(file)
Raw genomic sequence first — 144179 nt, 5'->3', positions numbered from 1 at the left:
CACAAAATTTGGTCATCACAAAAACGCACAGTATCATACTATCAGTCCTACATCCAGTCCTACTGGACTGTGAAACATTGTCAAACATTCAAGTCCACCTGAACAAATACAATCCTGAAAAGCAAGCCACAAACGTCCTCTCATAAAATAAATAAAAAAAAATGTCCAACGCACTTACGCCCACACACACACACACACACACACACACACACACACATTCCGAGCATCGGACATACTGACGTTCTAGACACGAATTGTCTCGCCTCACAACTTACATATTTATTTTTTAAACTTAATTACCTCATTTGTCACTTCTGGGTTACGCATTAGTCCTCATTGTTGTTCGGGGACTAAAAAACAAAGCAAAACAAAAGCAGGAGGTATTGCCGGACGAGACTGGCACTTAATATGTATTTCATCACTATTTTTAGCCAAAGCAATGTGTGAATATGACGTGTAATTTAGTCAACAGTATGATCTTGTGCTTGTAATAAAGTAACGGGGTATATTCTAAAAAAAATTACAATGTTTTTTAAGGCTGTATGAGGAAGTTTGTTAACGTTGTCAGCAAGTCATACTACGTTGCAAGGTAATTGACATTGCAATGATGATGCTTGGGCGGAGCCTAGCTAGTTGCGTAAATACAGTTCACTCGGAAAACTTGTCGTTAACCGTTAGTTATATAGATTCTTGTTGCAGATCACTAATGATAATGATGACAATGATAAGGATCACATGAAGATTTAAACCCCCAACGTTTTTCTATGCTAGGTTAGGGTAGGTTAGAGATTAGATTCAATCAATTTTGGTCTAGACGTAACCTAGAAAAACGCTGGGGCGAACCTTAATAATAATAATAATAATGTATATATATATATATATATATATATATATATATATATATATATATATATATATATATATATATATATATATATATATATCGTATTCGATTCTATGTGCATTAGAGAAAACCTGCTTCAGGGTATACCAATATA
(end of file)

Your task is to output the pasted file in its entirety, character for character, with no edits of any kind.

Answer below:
Raw genomic sequence first — 144179 nt, 5'->3', positions numbered from 1 at the left:
CACAAAATTTGGTCATCACAAAAACGCACAGTATCATACTATCAGTCCTACATCCAGTCCTACTGGACTGTGAAACATTGTCAAACATTCAAGTCCACCTGAACAAATACAATCCTGAAAAGCAAGCCACAAACGTCCTCTCATAAAATAAATAAAAAAAAATGTCCAACGCACTTACGCCCACACACACACACACACACACACACACACACACACATTCCGAGCATCGGACATACTGACGTTCTAGACACGAATTGTCTCGCCTCACAACTTACATATTTATTTTTTAAACTTAATTACCTCATTTGTCACTTCTGGGTTACGCATTAGTCCTCATTGTTGTTCGGGGACTAAAAAACAAAGCAAAACAAAAGCAGGAGGTATTGCCGGACGAGACTGGCACTTAATATGTATTTCATCACTATTTTTAGCCAAAGCAATGTGTGAATATGACGTGTAATTTAGTCAACAGTATGATCTTGTGCTTGTAATAAAGTAACGGGGTATATTCTAAAAAAAATTACAATGTTTTTTAAGGCTGTATGAGGAAGTTTGTTAACGTTGTCAGCAAGTCATACTACGTTGCAAGGTAATTGACATTGCAATGATGATGCTTGGGCGGAGCCTAGCTAGTTGCGTAAATACAGTTCACTCGGAAAACTTGTCGTTAACCGTTAGTTATATAGATTCTTGTTGCAGATCACTAATGATAATGATGACAATGATAAGGATCACATGAAGATTTAAACCCCCAACGTTTTTCTATGCTAGGTTAGGGTAGGTTAGAGATTAGATTCAATCAATTTTGGTCTAGACGTAACCTAGAAAAACGCTGGGGCGAACCTTAATAATAATAATAATAATGTATATATATATATATATATATATATATATATATATATATATATATATATATATATATATATATATATATATATATATATCGTATTCGATTCTATGTGCATTAGAGAAAACCTGCTTCAGGGTATACCAATATA